Before you start gathering data, envision yourself processing the data. Keep in mind that you’ll most likely want to process your data as tables.
The caveat is that CSV isn’t too good at handling more complex data with parent-child relationships (though you could stringify lists into a cell).
3. Communication: Make it easy for your PI
Professors have a reputation for being busy, though my PI (research advisor) is receptive to meeting if I need it. One thing that I quickly learned is that meetings go much more smoothly if I make it easy for him. More concretely: when possible, I should generate ideas and present them to him for feedback, rather than having him do the heavy lifting.
After all, your PI is helping you, so he or she deserves your best effort to make the process less painful. These include things like being ready for meetings. At first, our meetings were pretty disorganized, but I learned that it’s a good idea to write up a very specific list of topics beforehand. This ensured that the meetings ran smoothly: demo, receive feedback, iterate through questions and discussion points, talk about next steps.
4. Data Analysis: Don’t use MATLAB for statistical analysis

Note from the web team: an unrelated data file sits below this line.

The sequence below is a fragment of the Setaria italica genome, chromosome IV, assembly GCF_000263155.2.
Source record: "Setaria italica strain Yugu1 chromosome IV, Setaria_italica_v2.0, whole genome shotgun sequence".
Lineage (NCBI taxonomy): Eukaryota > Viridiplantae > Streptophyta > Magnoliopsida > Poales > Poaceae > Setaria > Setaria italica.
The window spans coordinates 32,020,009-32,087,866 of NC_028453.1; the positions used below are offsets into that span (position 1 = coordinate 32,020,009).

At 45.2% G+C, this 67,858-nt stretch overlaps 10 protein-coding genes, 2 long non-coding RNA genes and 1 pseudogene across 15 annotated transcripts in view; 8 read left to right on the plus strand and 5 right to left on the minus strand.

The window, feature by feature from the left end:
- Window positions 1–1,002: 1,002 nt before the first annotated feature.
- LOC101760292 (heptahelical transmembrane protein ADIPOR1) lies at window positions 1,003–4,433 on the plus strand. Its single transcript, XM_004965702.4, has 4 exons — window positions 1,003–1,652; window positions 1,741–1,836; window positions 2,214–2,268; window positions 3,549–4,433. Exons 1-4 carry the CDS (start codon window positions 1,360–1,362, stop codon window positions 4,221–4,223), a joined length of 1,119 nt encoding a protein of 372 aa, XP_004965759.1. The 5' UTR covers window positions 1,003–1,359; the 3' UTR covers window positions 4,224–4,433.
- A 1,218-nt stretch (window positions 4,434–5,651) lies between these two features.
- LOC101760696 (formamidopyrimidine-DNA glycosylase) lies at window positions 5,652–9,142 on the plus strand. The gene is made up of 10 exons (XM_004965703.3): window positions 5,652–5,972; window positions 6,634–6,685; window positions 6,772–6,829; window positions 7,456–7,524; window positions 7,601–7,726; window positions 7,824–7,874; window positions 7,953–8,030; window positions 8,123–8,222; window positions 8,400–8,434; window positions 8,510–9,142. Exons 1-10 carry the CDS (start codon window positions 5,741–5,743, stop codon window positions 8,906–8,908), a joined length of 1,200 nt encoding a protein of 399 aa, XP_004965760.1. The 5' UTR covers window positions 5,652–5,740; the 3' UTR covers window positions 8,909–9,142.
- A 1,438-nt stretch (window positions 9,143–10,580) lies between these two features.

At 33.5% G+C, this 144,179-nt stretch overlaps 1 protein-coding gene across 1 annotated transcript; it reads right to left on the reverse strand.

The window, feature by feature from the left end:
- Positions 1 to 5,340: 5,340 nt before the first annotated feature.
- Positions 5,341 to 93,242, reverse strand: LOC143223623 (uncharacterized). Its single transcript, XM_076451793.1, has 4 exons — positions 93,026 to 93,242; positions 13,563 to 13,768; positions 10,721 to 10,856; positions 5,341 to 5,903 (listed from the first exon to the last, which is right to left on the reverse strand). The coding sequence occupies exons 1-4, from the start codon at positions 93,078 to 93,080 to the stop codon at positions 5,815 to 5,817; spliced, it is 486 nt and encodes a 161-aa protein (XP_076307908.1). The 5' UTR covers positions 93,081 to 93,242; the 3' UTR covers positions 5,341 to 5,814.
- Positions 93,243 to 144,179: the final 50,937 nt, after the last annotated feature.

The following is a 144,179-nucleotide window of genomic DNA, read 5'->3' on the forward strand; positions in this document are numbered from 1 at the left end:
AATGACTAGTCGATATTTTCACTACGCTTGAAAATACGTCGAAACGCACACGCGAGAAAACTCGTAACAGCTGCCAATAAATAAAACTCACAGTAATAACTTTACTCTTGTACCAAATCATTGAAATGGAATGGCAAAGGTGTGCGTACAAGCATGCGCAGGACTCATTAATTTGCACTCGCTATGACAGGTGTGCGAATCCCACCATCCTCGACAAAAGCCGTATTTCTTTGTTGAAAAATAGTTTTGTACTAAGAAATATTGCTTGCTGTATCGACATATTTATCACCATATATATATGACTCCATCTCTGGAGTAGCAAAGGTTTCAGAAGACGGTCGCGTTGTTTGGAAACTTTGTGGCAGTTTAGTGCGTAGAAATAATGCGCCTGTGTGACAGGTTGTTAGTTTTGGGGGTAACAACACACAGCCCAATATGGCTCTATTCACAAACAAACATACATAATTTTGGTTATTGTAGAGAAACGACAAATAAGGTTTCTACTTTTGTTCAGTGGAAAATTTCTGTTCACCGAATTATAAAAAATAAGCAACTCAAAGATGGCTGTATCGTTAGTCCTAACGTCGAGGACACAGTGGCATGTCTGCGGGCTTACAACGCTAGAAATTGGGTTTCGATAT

For some reason (the reason being that I was only familiar with MATLAB and Excel for analysis), I thought it was a good idea to use MATLAB for doing statistical analysis and making graphs. While MATLAB has a statistics toolbox and graphing functionality, it’s not great for playing around with data and generating graphs quickly.
The choice of program is personal preference – or in my case, inheritance. After spending an embarrassing amount of time grouping my data in MATLAB, I watched my PI replicate my work in five minutes using the Graph Builder in JMP. I ended up using JMP, and I really like it. The Graph Builder is wonderful. The documentation is okay (MATLAB has great documentation).
There are a lot of options – R, Stata, SPSS. I tried both SPSS and JMP. My initial impressions is that SPSS has a pretty bad user experience, while JMP’s workflow seems better thought out (though minor things could be improved).
An auxiliary lesson is that it’s worth asking a grad student, postdoc, or PI about their workflow before beginning an endeavor. Unfortunately, the ones in my group work in a different office and weren’t immediately accessible, but I’ll definitely ask if I find myself in a new situation.
5. Graphing for papers: Excel is a good option
There’s graphing for the purpose of playing with data, then there’s graphing for the purpose of producing a good looking PDF.
For the latter, I found that neither JMP nor MATLAB would let me style my graphs with the flexibility and speed that I wanted. One of the postdocs said that she used R or Excel. Excel was actually a very good option, since I just wanted to change the fonts, size, and bar labels. Lesson: with all the fancy tools, don’t forget about Excel.
I suspect Python might have some good graphing libraries, although the only one that I’ve used is
matplotlib, which was basically MATLAB. It’s also possible to create graphs directly in TeX, although I would guess that it’s harder to iterate on the styling.